The organiser of the trip said the lucky passengers got back to New Zealand "in time for a nice breakfast"
130 people this week enjoyed a trip on board what is believed to have been New Zealand's first chartered flight to view the Southern Lights.
Aurora Australis is the natural polar light display that is visible in high latitudes areas of Antarctica, Argentina, Chile, Australia and New Zealand.
The New Zealand Boeing 767 left Dunedin in New Zealand at 9pm on Thursday night.
The plane then travelled over the ocean to ensure passengers would get clear views of the aurora, with The Guardian reporting it flew to a latitude of 62 degrees south.
The plane returned home in the early hours of Friday morning.
The trip was led by Dr Ian Griffin, the director of the Otago Museum in Dunedin.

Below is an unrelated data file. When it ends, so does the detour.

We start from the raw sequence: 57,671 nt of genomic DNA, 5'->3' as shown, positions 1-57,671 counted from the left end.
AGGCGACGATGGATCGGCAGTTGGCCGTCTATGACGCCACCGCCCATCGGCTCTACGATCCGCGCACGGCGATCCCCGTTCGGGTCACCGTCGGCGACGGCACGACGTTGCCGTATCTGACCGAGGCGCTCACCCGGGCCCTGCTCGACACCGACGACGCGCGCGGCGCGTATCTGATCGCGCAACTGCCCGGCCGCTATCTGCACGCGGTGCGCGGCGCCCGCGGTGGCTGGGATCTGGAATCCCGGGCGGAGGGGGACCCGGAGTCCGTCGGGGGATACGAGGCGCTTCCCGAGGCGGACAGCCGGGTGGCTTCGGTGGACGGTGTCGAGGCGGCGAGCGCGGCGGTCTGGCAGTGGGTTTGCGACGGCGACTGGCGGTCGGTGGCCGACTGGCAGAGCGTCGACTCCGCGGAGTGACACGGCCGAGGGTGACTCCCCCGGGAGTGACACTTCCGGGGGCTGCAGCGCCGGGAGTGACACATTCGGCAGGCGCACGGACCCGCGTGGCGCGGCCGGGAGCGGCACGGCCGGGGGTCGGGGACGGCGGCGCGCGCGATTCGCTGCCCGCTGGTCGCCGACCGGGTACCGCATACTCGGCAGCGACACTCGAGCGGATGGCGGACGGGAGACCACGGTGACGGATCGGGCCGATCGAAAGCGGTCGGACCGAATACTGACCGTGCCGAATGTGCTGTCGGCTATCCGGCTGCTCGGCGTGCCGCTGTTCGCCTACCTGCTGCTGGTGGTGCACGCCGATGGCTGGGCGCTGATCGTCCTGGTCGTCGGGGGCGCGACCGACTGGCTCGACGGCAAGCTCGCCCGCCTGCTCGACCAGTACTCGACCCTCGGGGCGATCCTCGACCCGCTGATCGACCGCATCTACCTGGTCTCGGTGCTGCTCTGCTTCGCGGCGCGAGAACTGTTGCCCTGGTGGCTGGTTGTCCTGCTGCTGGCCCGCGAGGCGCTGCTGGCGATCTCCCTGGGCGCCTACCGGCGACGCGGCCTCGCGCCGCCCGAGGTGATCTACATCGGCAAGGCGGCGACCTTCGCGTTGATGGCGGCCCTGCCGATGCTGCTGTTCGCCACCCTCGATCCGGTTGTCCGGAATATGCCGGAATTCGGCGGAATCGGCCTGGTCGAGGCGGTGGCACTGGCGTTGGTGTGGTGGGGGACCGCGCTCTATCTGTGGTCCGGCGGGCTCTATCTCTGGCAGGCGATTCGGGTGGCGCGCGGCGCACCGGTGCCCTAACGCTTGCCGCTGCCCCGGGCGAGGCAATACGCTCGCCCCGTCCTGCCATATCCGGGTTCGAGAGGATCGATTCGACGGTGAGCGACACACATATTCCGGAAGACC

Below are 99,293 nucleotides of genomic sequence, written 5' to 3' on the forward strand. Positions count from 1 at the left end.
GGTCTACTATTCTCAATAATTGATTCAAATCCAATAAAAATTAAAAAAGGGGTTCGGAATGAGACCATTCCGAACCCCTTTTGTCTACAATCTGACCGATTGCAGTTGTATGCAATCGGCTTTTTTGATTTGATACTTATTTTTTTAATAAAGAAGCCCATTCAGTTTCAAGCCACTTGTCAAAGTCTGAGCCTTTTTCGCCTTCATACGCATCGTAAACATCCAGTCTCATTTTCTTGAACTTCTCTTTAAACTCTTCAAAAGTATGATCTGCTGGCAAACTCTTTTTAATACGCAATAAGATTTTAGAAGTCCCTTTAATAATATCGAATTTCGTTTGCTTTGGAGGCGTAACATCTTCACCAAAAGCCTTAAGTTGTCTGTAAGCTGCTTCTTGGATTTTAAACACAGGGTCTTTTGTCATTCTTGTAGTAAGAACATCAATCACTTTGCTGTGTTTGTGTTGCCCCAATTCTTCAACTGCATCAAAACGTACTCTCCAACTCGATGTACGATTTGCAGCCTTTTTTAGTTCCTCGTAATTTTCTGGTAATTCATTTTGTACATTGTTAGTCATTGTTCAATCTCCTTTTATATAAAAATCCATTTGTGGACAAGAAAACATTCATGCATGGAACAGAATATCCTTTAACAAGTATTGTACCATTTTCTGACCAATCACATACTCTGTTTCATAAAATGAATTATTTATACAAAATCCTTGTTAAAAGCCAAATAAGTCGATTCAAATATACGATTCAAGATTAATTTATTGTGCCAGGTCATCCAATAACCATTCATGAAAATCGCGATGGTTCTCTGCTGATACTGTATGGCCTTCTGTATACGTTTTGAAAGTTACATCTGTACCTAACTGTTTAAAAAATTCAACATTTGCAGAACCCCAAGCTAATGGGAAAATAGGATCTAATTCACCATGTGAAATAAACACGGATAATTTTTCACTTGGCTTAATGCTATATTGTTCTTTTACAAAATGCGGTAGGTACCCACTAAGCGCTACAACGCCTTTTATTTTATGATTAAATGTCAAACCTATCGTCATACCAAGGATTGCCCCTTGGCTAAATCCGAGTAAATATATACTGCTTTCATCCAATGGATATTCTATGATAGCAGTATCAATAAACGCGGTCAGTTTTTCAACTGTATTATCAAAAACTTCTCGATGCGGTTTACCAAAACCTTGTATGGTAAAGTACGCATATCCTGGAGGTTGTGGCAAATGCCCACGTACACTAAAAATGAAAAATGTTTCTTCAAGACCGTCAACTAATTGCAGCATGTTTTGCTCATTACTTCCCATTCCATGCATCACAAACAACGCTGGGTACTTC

Speaking to Radio New Zealand, he said they managed to capture "some astonishing pictures and some really lovely video" during the trip.
He said there was "certainly a lot of happy people", adding: "Maybe [some] were expecting really bright kind of laser beam-type stuff in the sky which isn't quite what we saw. But we certainly got there, crossed the oval - we actually flew all the way through it, which was pretty amazing - and got back in time for a nice breakfast in Dunedin."
While the flight sold out, the plane was not completely full as all the passengers had to have window seats to view the lightshow.
During the flight, the passengers crossed the international date line twice - meaning they took off on March 23rd, landed on March 24th, but also crossed over to March 22nd during the trip.
The journey did not come cheap, however: tickets for the inaugural flight cost $4,000 (€2,600) for economy class and $8,000 (€5,200) for business class.